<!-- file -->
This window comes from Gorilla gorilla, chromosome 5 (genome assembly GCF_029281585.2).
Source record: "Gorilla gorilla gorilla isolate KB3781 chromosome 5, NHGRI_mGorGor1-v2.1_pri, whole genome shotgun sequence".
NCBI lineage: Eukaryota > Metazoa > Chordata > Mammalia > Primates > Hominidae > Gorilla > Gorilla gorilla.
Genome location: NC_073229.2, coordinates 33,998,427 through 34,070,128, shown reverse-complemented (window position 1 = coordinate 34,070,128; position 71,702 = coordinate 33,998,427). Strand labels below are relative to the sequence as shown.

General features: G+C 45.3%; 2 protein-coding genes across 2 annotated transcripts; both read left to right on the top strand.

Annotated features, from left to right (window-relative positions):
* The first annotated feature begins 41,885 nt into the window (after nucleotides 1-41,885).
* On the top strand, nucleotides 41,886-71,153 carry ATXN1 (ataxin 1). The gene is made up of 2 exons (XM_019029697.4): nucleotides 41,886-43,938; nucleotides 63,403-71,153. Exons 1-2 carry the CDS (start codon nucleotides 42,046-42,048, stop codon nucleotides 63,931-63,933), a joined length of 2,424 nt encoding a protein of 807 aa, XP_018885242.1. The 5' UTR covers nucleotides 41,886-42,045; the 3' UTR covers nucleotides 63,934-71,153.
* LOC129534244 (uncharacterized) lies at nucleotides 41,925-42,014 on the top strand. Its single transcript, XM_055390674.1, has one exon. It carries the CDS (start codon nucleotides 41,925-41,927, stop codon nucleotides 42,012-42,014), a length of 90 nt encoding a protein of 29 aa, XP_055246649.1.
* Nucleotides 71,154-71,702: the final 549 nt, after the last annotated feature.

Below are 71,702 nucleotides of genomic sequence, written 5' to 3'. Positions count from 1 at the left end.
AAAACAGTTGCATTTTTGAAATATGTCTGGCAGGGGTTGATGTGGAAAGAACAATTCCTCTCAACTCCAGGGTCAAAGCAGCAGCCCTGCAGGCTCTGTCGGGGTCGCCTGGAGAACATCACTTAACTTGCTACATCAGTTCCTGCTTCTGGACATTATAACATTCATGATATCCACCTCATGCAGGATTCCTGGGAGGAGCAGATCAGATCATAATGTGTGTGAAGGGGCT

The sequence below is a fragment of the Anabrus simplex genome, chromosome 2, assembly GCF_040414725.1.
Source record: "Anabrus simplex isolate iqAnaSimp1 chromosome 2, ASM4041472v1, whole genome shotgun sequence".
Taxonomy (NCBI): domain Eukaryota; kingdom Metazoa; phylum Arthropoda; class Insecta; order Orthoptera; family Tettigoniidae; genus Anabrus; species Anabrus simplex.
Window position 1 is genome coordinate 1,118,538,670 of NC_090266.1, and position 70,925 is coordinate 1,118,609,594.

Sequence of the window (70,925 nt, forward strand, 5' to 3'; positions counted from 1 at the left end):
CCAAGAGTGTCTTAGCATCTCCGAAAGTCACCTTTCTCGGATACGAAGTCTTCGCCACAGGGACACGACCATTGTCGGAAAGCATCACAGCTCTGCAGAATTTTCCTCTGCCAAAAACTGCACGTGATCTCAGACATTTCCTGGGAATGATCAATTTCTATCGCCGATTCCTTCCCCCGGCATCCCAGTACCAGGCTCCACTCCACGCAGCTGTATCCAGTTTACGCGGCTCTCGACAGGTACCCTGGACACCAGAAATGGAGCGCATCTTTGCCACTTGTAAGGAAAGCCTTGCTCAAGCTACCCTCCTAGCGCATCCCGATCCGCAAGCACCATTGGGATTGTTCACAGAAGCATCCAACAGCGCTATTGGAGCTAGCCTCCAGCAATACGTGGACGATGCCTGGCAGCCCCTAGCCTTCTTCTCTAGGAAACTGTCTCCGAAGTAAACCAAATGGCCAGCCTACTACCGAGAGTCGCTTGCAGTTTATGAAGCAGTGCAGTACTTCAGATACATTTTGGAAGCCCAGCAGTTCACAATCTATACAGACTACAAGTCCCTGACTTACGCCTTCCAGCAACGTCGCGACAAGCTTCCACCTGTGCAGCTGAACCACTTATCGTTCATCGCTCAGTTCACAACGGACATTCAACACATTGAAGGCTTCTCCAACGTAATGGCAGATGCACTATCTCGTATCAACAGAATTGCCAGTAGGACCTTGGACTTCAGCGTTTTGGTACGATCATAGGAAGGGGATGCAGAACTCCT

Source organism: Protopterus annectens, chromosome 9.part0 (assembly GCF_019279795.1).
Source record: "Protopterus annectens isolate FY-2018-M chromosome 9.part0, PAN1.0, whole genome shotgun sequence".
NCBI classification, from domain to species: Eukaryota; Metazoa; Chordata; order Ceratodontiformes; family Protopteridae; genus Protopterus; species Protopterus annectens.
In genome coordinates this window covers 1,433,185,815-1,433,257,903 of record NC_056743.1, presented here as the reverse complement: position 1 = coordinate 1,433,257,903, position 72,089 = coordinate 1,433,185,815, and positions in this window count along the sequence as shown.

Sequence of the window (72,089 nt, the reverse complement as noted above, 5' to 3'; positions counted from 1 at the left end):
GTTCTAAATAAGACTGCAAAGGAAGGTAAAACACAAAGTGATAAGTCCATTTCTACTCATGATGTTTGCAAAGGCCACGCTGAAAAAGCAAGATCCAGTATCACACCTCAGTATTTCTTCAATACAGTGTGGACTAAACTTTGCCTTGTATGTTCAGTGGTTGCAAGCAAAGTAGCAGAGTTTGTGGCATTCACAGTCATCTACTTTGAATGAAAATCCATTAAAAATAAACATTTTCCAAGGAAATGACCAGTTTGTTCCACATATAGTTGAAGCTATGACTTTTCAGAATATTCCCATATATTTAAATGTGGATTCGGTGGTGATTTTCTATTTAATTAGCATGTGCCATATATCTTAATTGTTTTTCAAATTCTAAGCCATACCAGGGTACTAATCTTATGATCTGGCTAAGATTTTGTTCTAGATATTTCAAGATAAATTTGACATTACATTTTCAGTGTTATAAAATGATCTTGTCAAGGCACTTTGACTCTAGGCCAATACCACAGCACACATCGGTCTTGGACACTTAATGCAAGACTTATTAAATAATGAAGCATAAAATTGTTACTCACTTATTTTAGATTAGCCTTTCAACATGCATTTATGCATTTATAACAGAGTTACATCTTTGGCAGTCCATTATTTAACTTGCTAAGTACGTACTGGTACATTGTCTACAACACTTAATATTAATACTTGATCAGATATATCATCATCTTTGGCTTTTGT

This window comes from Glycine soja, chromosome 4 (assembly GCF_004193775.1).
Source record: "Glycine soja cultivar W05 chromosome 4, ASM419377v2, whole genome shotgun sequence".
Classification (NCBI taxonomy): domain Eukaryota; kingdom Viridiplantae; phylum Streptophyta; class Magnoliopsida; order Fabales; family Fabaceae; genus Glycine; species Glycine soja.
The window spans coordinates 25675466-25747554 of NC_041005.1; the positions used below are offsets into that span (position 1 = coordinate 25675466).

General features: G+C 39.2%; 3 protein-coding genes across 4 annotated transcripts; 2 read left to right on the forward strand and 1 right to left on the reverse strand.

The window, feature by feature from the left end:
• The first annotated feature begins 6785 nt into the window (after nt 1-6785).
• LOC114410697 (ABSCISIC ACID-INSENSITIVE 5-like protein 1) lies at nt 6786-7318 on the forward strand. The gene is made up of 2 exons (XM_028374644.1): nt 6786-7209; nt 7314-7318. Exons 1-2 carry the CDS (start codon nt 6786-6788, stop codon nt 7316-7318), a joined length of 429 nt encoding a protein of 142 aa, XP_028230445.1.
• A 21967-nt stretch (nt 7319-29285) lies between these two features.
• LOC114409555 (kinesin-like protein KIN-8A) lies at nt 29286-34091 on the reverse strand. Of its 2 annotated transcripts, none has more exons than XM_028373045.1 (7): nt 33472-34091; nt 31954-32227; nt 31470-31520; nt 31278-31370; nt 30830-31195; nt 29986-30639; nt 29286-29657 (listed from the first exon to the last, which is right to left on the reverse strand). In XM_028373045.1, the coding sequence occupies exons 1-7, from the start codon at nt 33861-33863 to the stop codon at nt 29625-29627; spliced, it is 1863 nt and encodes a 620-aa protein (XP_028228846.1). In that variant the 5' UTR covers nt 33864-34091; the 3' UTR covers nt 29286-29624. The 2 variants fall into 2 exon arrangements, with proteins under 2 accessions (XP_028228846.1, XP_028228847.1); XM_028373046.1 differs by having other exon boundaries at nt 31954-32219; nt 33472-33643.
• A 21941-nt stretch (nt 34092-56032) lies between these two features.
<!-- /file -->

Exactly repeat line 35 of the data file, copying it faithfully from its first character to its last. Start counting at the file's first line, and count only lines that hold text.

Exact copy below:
• A 21941-nt stretch (nt 34092-56032) lies between these two features.